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Environmental Activism, Rhetorical Struggle and the Political Controversy over the Rospuda River Valley in Poland

Julia Szulecka
Universitetet i Oslo
Open Panel

Abstract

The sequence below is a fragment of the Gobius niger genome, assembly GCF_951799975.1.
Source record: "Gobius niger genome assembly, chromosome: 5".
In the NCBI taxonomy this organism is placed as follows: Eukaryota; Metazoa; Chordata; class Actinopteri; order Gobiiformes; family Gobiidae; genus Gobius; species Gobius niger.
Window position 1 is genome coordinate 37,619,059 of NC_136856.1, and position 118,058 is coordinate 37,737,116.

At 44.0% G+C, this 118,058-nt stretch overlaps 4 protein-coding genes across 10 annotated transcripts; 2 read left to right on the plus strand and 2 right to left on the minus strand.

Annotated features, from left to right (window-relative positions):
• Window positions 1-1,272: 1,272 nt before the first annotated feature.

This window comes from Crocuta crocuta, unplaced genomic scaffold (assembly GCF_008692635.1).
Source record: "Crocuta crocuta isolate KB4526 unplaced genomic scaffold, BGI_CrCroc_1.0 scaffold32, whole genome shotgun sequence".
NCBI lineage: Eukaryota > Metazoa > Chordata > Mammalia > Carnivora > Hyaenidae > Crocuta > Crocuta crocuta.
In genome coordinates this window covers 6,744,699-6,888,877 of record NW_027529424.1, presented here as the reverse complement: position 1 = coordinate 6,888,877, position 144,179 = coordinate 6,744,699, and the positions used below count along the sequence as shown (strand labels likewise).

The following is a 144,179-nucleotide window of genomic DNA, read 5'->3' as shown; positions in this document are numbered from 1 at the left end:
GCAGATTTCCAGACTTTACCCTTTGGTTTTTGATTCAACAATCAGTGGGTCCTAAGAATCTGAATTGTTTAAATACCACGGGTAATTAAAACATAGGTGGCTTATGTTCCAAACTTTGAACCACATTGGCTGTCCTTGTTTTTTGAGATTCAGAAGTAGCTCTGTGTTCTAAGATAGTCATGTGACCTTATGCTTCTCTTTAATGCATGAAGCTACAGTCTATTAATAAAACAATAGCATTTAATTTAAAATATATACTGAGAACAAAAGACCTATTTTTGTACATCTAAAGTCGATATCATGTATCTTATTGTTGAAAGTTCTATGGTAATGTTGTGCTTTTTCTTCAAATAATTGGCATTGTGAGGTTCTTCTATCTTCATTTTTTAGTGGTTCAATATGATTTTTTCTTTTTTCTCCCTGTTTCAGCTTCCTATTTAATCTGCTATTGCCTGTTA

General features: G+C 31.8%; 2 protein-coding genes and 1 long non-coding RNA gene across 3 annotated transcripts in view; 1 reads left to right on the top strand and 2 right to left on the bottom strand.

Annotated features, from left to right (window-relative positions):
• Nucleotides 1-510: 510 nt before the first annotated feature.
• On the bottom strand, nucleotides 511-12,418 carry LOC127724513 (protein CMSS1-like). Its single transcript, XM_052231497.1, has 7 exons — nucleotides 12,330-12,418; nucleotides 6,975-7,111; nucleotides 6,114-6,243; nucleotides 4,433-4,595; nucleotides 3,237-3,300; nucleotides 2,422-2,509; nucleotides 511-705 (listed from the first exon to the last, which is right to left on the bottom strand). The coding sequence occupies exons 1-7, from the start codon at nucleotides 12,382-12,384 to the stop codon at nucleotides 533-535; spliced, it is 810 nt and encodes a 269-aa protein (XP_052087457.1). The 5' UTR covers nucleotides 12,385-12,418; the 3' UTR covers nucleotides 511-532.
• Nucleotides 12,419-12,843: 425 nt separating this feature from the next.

Are environmental norms uniform in the EU and if yes – how does that happen? This article demonstrates the process through which norms are transnationally enforced in Europe. It also engages in a theoretical discussion with constructivist research on normative change, arguing for the need to take domestic agency, as well as local ideational structures, into account while also questioning the usefulness of the concept of “socialization” and the notion of “norm diffusion” in the debate on Europeanization. Instead, normative change could be perceived as the empowerment of certain norms and values at the cost of others. A four stage model of norm empowerment is developed, utilizing the mechanism of rhetorical coercion, and tested on the case of a recent environmental controversy over the preservation of the Rospuda river valley in Poland. It is argued that normative change on the level of domestic discourses can be observed and analyzed parallel to the rhetorical practices of societal actors. Mobilization and contestation thus resembles electoral campaigns, and framing, rhetorical coercion as well as entrapment are the most important mechanisms in play, while the EU can be seen as a stabilizer of the normative “status quo” which is the result of the conflict.